Jeanine’s recipe had called only for flour, oil, and water. The water would not be hard to acquire, but the flour and oil might be a problem. Alfred walked (with some aches) out to a stream outside the town, where fresh water ran, and gathered it in an old jug which had been discarded. When that was done, Alfred went about begging at various bakeries, and homes in which he saw the evidences of home-baking; and after many fruitless hours, he got a small quarter-sackful of flour from one flabbergasted family, and a small jar of oil from another.
He found a discarded bowl and mixed two parts flour to one part water, until he had a thick, sticky dough. When that was done, he built up a small fire, and waited for it to burn down to a bed of coals. (This was both a neccessity and a blessing, for it was becoming cold and dark.) He then proceeded to lay a flat, clean stone to heat on the fire, spreading it with a small quantity of oil. When it was sufficiently heated, he layed the dough on the stone, and let it cook, turning it over every so often (with some difficulty) with a stick. When it was well-browned (and slightly blackened) on both sides, he pushed the stone off of the fire, and let it cool. It was a difficulty to remove it from the stone, and it tasted mostly of flour and smoke; but when he bit into the warm piece, it delighted him so much that he became giddy with happiness. He effectively fell in love with bread.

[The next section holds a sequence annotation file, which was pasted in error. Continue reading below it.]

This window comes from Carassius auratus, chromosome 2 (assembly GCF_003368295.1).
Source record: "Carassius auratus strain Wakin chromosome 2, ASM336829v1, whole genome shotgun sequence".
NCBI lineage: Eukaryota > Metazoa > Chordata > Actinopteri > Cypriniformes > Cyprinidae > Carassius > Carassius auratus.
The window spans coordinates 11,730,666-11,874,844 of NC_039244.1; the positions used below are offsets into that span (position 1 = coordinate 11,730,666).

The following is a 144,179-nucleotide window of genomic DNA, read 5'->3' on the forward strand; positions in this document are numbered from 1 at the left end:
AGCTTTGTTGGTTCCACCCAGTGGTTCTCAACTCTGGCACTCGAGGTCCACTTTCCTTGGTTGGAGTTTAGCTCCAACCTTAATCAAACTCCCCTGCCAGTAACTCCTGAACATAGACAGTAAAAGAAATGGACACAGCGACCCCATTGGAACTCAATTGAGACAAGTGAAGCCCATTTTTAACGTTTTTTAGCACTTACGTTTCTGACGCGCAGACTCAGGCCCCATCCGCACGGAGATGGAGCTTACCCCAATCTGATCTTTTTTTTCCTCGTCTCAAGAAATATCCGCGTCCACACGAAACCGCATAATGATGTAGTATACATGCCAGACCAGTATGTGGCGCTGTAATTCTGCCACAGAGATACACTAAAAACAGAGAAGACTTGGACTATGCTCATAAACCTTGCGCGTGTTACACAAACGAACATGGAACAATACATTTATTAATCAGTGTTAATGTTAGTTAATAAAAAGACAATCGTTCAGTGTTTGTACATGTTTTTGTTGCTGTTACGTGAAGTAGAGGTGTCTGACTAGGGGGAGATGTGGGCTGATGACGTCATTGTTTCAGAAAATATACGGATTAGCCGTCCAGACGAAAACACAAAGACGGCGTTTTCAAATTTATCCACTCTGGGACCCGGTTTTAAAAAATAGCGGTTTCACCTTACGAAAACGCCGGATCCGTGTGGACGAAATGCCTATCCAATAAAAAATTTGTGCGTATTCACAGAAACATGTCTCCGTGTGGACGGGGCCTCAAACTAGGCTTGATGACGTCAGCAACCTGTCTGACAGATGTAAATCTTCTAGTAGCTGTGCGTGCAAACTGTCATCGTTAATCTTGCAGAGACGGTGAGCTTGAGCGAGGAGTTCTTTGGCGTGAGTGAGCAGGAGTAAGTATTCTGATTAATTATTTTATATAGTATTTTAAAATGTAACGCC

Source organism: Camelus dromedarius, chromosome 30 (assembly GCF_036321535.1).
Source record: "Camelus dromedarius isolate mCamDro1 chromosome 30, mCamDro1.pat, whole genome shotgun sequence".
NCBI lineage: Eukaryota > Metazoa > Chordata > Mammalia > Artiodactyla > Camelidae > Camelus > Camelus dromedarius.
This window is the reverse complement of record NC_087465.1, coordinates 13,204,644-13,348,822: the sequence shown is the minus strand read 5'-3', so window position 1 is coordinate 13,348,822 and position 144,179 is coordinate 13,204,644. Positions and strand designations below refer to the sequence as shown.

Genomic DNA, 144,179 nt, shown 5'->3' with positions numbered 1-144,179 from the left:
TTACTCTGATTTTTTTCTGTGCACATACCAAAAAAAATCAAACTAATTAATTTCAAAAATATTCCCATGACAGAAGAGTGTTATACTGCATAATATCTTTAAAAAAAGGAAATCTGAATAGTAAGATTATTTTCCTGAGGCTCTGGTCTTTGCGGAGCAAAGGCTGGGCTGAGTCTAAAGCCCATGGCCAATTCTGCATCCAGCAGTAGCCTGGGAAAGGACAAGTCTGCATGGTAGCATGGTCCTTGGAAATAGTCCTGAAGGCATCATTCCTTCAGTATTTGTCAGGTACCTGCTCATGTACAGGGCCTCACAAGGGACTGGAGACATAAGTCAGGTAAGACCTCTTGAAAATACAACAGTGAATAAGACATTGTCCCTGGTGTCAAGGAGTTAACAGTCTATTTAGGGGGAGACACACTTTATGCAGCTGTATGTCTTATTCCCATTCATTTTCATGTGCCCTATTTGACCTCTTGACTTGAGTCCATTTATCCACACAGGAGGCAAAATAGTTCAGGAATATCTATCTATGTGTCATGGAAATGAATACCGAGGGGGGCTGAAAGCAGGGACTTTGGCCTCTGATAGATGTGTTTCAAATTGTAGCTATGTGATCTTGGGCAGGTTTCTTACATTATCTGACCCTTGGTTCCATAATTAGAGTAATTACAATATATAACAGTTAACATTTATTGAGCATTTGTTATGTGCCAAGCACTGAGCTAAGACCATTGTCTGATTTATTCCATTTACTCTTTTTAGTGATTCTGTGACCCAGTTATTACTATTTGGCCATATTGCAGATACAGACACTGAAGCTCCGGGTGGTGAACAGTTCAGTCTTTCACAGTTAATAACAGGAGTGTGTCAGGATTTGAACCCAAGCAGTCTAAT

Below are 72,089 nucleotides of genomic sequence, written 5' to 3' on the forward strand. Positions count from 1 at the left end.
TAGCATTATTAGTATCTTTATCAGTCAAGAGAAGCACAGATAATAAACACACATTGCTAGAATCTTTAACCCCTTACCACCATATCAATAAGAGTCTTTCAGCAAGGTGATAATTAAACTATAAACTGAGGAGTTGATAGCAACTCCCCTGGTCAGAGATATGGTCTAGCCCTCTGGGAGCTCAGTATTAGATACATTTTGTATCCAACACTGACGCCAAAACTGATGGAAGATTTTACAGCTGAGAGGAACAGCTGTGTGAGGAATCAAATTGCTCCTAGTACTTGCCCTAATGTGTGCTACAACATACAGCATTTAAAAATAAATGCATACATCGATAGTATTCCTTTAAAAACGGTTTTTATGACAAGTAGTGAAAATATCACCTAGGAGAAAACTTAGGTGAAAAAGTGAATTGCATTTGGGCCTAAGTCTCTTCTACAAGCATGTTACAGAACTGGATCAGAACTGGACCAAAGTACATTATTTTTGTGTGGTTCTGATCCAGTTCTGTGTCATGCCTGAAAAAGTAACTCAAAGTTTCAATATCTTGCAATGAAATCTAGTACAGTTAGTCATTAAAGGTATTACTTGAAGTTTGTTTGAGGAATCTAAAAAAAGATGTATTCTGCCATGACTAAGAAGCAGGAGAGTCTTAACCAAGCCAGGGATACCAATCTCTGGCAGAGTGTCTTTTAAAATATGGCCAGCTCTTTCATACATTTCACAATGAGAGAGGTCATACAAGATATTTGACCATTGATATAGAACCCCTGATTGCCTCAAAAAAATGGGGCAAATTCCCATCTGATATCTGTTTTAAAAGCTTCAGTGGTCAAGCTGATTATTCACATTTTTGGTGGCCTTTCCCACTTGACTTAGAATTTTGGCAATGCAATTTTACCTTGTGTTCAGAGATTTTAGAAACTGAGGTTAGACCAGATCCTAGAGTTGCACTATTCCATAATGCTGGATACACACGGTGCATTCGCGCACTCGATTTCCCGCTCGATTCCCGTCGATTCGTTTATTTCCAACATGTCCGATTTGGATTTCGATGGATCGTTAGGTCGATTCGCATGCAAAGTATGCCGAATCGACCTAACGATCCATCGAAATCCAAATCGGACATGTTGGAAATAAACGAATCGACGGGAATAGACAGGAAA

And for many days after that, Alfred went about collecting the water, flour, and oil that he needed to cook, sometimes acquiring seasoning such as salt, and making large batches of unleavened bread; he gave freely when others needed, but sold to whomever would buy. And in this way he gradually accumulated a small fortune, with which he bought a very small street-corner to call his very own, and this was a very joyous day for Alfred. He continued to sell bread, eventually creating a yeast culture with which to make leavened bread, and made more money, with which he built a small shack, and bought a wood stove, and a chest for storing his goods (which he did over the course of a year).